New Hampshire Nature Notes
by Eric Orff
Birds and frogs and toads and more galore.
Wow. Just wow. Isn't spring amazing! Seems like everything is percolating right now. Birds by day singing and calling and dashing about. Look anywhere outside for a few moments and you will see something moving. Birds are hatching out their chicks by the minute. Which mean it's feeding time dawn to dark. If you are in the country and glance out a window for a minute or two you will see something happening. There is constant movement all around us. Let alone the sweet sounds to vacuum up as well.
And less noticeable, but it is still there, are all the grounded animals doing the same for their young. Tucked away in thickets or dens, are all their young of year, who in another couple of weeks will start venturing forth as well. There is so, so much going on all around us right now. New Hampshire is literally quivering with life.
I did set outside on my deck last evening. Just before dark a thunderstorm swept past to the north. Then a half hour later another to the south. Distant thunder. But what was thundering all around me were the tree frogs. The trees surrounding my house were filled with tree frogs. As they were nine days ago when they swept by my house on the way to the wetlands down back in the meadow next to the Suncook River. I figured last night's show was them retreating back past my house to the forest beyond. I was immersed in frogs and distant thunder. going into the night.
And the same thing is happening in our wetlands and waterways. Fish or frog eggs spawned a couple weeks ago are now hatching too. Untolled millions, maybe billions of new living things are filling our wetlands and waters right now. I did head up to my camp in Maine over the weekend with my son-in-law to open up camp and prepare it for the family for the holiday weekend. Well, he actually did most of the work. I watch well. I had read about the new fish ladder just completed to allow alewives to ascend to China Lake, not far from camp, for the first time in over 200 years. Had to go see that. And the ladder was filled with alewives. Such a sight to see. Alewives were also abundant in Camp Lake and the brook that forms the northern boundry to my land there. It's just something to behold each year. One female alewife may spew 200,000 eggs. Over 200,000 alewives run from the sea my Camp Lake. If half are females, then 20 billion eggs are released into the lake. Remember I said billions before. It's true. New Hampshire has several hundred thousand alewives return each year as well. So, when I say we are literally quivering with life I'm not too far off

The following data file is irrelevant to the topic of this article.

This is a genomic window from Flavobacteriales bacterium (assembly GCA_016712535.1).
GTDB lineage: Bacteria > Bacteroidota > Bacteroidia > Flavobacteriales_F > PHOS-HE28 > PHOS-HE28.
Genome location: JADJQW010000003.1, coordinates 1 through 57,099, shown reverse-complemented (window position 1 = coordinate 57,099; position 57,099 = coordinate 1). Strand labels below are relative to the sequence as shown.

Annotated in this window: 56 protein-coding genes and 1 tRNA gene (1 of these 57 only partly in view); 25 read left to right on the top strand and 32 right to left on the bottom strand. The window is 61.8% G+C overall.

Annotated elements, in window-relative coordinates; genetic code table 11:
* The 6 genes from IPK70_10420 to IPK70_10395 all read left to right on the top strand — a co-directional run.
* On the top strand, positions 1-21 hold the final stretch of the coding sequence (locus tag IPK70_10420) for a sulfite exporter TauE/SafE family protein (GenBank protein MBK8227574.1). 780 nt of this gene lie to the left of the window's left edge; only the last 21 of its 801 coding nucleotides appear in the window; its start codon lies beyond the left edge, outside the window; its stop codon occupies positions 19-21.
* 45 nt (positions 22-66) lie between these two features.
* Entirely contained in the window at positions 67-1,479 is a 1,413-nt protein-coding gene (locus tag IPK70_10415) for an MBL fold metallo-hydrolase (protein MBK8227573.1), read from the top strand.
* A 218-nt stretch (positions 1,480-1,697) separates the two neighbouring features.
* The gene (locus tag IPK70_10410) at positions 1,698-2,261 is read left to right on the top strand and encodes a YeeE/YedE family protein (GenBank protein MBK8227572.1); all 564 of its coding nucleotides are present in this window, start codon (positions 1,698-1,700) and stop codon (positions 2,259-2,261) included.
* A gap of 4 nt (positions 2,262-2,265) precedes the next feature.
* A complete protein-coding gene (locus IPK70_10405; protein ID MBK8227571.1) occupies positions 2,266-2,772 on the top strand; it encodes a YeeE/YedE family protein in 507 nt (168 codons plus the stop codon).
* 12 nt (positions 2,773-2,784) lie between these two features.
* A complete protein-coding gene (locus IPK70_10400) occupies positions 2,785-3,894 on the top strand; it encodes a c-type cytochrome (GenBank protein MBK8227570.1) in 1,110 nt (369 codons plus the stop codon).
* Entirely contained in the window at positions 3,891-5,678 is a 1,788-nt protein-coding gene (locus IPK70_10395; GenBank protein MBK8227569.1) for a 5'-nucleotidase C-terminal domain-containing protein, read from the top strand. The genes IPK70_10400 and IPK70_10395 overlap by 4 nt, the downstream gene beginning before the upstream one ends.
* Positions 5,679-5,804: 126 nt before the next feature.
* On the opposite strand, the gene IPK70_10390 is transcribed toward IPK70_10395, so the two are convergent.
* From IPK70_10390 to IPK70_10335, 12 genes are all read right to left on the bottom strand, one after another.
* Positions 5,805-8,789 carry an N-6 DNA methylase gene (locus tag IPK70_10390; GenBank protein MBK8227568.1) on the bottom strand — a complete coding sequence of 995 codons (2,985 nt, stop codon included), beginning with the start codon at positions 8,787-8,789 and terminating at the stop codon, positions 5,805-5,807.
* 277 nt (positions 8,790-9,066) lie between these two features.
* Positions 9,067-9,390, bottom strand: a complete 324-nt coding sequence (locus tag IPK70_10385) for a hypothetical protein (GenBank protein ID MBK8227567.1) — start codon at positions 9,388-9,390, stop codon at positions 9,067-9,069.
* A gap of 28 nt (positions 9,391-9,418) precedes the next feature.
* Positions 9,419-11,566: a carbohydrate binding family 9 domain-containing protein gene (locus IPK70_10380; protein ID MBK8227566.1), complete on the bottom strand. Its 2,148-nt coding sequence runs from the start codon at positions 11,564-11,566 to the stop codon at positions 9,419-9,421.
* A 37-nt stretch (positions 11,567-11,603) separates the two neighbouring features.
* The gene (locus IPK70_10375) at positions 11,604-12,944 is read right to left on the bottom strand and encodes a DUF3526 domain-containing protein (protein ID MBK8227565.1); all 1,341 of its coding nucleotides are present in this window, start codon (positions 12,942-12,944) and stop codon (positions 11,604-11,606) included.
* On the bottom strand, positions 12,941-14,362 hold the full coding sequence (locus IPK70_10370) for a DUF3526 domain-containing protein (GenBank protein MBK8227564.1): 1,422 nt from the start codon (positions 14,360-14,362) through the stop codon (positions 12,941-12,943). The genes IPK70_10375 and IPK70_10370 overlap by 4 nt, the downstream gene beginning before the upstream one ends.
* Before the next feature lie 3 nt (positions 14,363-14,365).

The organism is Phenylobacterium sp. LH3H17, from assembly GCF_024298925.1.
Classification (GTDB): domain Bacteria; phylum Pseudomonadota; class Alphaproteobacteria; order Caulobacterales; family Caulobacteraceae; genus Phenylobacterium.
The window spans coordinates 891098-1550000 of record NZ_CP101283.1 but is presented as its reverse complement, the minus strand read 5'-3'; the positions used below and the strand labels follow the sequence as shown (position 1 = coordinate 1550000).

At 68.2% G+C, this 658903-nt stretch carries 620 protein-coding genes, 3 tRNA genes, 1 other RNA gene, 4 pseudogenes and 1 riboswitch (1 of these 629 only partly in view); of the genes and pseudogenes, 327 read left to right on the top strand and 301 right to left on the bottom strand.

You know it wasn't always that way. Pollution, dams and overfishing pretty much eliminated alewives from all New Hampshire rivers over a hundred years ago. Oh, there may have been a few thousand in the very lower stretches of the coastal rivers. It was the Clean Water Act of the early 70's that brought about our much cleaner waters. And it was in the late 1960's into the early 1970's that the New Hampshire Fish and Game Department began to build fish ladders along our coastal rivers and began restoring the alewives. Not until the 1990's were alewives restored in numbers to our larger rivers such as the Merrimack River. An operation still going on this spring. I couldn't help but think about some of the early New Hampshire Fish and Game Department fisheries biologist, along with some Federal Fisheries biologists who brought this about. Names like Phil Wightman, Bill Ingham, Jon Greenwood and Federal folks like Al Knight and Larry Stolte come to mind. Tireless workers for decades to make the restoration happen. On the eve of Memorial Day, I visited Phil Memorial Stone on the banks of the Merrimack River at Sewall's Falls in Concord the other day. A little soap and water and a bit of brushing brought out the letters once more. I loved his cackling laughter. Hey Phil. Thanks.
NEW HAMPSHIRE FISH AND GAME DEPARTMENT DEER BIOLOGIST BECKY FUDA.
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